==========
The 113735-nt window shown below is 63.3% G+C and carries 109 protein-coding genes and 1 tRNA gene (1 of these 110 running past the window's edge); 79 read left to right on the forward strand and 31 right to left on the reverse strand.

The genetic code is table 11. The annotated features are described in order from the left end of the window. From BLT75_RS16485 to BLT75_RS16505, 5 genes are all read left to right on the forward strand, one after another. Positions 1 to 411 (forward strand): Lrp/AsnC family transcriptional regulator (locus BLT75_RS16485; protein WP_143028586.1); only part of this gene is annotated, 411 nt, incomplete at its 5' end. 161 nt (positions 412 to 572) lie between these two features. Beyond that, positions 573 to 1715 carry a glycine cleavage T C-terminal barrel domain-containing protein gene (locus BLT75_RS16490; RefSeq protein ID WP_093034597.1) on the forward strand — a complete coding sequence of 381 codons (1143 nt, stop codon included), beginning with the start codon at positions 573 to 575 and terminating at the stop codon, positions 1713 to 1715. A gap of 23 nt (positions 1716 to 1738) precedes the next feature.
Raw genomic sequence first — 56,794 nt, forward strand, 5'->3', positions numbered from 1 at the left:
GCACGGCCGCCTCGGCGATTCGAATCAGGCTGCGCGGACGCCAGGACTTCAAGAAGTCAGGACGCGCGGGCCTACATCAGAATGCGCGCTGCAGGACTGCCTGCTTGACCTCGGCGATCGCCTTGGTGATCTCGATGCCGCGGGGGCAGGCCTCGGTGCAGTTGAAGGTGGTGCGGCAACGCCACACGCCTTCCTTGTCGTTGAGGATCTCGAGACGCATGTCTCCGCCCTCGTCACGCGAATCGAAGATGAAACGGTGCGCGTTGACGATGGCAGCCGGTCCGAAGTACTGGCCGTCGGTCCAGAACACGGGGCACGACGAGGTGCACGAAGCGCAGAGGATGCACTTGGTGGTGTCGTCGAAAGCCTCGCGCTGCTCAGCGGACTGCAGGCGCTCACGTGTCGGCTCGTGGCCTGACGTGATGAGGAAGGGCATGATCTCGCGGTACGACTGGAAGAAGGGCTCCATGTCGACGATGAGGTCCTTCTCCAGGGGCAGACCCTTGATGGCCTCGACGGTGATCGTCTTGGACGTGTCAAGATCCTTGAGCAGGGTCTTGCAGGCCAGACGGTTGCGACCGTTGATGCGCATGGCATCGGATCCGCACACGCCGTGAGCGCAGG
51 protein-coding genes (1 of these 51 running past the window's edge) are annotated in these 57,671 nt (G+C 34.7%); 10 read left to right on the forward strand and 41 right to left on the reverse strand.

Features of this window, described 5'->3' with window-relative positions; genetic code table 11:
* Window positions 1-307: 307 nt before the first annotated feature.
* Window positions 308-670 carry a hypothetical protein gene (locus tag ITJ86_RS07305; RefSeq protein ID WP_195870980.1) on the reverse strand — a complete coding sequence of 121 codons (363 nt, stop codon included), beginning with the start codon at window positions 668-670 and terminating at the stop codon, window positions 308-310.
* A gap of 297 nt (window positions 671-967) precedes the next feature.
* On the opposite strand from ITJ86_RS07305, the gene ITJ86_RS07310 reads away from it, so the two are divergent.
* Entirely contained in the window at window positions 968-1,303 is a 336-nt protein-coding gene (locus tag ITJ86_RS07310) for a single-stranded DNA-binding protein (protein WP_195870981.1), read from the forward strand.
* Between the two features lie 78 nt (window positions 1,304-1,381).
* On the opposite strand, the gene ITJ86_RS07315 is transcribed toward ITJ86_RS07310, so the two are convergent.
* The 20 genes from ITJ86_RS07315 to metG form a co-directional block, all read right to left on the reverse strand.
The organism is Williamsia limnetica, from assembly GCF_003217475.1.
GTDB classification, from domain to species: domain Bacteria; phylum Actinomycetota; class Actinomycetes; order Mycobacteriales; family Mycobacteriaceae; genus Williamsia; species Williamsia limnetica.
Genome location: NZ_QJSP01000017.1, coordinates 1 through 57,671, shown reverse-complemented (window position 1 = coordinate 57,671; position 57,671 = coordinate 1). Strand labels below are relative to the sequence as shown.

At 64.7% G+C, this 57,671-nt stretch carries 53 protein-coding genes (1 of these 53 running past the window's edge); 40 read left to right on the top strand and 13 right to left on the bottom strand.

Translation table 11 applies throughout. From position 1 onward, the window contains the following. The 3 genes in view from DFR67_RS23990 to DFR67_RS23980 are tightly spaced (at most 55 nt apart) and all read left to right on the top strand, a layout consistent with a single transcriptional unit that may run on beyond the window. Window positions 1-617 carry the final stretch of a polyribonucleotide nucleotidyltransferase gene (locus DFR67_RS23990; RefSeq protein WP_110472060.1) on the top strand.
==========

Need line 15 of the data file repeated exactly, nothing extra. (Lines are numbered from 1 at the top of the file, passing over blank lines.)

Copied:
The organism is Williamsia limnetica, from assembly GCF_003217475.1.